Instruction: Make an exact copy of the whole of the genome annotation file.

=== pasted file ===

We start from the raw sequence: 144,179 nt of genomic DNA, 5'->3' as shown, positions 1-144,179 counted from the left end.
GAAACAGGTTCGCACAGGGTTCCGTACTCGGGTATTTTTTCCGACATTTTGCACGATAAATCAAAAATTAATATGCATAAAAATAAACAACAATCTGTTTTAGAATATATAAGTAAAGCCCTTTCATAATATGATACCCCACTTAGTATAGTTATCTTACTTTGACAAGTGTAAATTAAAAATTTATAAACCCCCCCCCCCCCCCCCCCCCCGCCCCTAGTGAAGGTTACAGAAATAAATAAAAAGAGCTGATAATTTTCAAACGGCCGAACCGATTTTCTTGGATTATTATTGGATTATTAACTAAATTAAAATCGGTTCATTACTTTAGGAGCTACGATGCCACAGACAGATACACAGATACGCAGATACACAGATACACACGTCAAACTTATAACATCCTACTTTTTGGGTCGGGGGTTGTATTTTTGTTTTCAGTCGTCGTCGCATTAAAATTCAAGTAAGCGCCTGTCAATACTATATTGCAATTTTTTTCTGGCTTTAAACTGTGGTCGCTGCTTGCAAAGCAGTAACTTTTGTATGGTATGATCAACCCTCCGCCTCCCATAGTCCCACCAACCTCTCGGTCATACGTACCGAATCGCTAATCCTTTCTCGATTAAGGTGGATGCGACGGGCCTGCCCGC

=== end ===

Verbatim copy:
We start from the raw sequence: 144,179 nt of genomic DNA, 5'->3' as shown, positions 1-144,179 counted from the left end.
GAAACAGGTTCGCACAGGGTTCCGTACTCGGGTATTTTTTCCGACATTTTGCACGATAAATCAAAAATTAATATGCATAAAAATAAACAACAATCTGTTTTAGAATATATAAGTAAAGCCCTTTCATAATATGATACCCCACTTAGTATAGTTATCTTACTTTGACAAGTGTAAATTAAAAATTTATAAACCCCCCCCCCCCCCCCCCCCCCGCCCCTAGTGAAGGTTACAGAAATAAATAAAAAGAGCTGATAATTTTCAAACGGCCGAACCGATTTTCTTGGATTATTATTGGATTATTAACTAAATTAAAATCGGTTCATTACTTTAGGAGCTACGATGCCACAGACAGATACACAGATACGCAGATACACAGATACACACGTCAAACTTATAACATCCTACTTTTTGGGTCGGGGGTTGTATTTTTGTTTTCAGTCGTCGTCGCATTAAAATTCAAGTAAGCGCCTGTCAATACTATATTGCAATTTTTTTCTGGCTTTAAACTGTGGTCGCTGCTTGCAAAGCAGTAACTTTTGTATGGTATGATCAACCCTCCGCCTCCCATAGTCCCACCAACCTCTCGGTCATACGTACCGAATCGCTAATCCTTTCTCGATTAAGGTGGATGCGACGGGCCTGCCCGC